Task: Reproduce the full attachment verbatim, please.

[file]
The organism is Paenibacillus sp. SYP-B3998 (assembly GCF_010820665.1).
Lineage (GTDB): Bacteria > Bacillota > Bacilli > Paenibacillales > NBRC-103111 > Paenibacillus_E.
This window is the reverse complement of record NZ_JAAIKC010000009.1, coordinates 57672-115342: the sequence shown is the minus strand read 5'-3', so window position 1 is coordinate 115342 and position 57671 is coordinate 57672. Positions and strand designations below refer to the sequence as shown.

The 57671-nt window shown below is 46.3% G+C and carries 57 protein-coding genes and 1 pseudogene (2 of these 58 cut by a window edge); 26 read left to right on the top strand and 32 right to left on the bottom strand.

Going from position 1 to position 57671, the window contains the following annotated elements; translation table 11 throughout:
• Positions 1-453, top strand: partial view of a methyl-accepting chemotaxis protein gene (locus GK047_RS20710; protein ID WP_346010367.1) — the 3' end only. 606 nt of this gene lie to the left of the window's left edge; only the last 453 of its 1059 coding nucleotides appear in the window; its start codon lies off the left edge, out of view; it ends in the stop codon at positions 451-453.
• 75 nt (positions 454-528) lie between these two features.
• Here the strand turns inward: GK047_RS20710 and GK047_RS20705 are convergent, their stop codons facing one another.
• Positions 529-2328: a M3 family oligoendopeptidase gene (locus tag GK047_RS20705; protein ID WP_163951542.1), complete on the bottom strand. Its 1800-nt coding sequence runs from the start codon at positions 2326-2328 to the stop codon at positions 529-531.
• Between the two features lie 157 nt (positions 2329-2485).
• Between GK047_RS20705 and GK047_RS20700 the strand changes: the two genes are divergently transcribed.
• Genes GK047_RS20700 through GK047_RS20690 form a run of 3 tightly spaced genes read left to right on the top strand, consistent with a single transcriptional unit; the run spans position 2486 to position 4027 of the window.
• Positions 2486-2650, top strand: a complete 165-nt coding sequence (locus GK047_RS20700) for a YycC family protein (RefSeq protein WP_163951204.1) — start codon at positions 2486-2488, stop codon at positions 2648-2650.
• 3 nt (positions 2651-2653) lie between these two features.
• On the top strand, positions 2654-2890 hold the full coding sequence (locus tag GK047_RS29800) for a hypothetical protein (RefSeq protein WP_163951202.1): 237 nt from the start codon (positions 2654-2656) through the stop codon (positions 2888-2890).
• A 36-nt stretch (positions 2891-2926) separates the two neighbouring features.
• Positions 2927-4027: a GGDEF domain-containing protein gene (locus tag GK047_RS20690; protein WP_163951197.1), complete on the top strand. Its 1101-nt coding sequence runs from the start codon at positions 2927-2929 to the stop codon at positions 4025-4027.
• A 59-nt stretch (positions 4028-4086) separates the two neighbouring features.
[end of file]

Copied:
The organism is Paenibacillus sp. SYP-B3998 (assembly GCF_010820665.1).
Lineage (GTDB): Bacteria > Bacillota > Bacilli > Paenibacillales > NBRC-103111 > Paenibacillus_E.
This window is the reverse complement of record NZ_JAAIKC010000009.1, coordinates 57672-115342: the sequence shown is the minus strand read 5'-3', so window position 1 is coordinate 115342 and position 57671 is coordinate 57672. Positions and strand designations below refer to the sequence as shown.

The 57671-nt window shown below is 46.3% G+C and carries 57 protein-coding genes and 1 pseudogene (2 of these 58 cut by a window edge); 26 read left to right on the top strand and 32 right to left on the bottom strand.

Going from position 1 to position 57671, the window contains the following annotated elements; translation table 11 throughout:
• Positions 1-453, top strand: partial view of a methyl-accepting chemotaxis protein gene (locus GK047_RS20710; protein ID WP_346010367.1) — the 3' end only. 606 nt of this gene lie to the left of the window's left edge; only the last 453 of its 1059 coding nucleotides appear in the window; its start codon lies off the left edge, out of view; it ends in the stop codon at positions 451-453.
• 75 nt (positions 454-528) lie between these two features.
• Here the strand turns inward: GK047_RS20710 and GK047_RS20705 are convergent, their stop codons facing one another.
• Positions 529-2328: a M3 family oligoendopeptidase gene (locus tag GK047_RS20705; protein ID WP_163951542.1), complete on the bottom strand. Its 1800-nt coding sequence runs from the start codon at positions 2326-2328 to the stop codon at positions 529-531.
• Between the two features lie 157 nt (positions 2329-2485).
• Between GK047_RS20705 and GK047_RS20700 the strand changes: the two genes are divergently transcribed.
• Genes GK047_RS20700 through GK047_RS20690 form a run of 3 tightly spaced genes read left to right on the top strand, consistent with a single transcriptional unit; the run spans position 2486 to position 4027 of the window.
• Positions 2486-2650, top strand: a complete 165-nt coding sequence (locus GK047_RS20700) for a YycC family protein (RefSeq protein WP_163951204.1) — start codon at positions 2486-2488, stop codon at positions 2648-2650.
• 3 nt (positions 2651-2653) lie between these two features.
• On the top strand, positions 2654-2890 hold the full coding sequence (locus tag GK047_RS29800) for a hypothetical protein (RefSeq protein WP_163951202.1): 237 nt from the start codon (positions 2654-2656) through the stop codon (positions 2888-2890).
• A 36-nt stretch (positions 2891-2926) separates the two neighbouring features.
• Positions 2927-4027: a GGDEF domain-containing protein gene (locus tag GK047_RS20690; protein WP_163951197.1), complete on the top strand. Its 1101-nt coding sequence runs from the start codon at positions 2927-2929 to the stop codon at positions 4025-4027.
• A 59-nt stretch (positions 4028-4086) separates the two neighbouring features.